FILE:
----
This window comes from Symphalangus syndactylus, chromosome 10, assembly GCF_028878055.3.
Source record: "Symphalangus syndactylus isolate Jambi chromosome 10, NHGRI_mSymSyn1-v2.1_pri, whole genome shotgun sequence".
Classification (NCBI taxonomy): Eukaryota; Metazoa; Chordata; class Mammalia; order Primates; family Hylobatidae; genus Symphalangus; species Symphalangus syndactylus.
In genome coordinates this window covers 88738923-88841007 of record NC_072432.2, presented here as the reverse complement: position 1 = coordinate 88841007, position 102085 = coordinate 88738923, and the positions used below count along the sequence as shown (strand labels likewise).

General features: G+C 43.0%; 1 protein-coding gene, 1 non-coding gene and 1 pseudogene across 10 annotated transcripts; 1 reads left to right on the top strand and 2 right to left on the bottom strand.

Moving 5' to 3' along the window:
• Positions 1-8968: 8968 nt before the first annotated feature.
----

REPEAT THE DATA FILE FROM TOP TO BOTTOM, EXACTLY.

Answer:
This window comes from Symphalangus syndactylus, chromosome 10, assembly GCF_028878055.3.
Source record: "Symphalangus syndactylus isolate Jambi chromosome 10, NHGRI_mSymSyn1-v2.1_pri, whole genome shotgun sequence".
Classification (NCBI taxonomy): Eukaryota; Metazoa; Chordata; class Mammalia; order Primates; family Hylobatidae; genus Symphalangus; species Symphalangus syndactylus.
In genome coordinates this window covers 88738923-88841007 of record NC_072432.2, presented here as the reverse complement: position 1 = coordinate 88841007, position 102085 = coordinate 88738923, and the positions used below count along the sequence as shown (strand labels likewise).

General features: G+C 43.0%; 1 protein-coding gene, 1 non-coding gene and 1 pseudogene across 10 annotated transcripts; 1 reads left to right on the top strand and 2 right to left on the bottom strand.

Moving 5' to 3' along the window:
• Positions 1-8968: 8968 nt before the first annotated feature.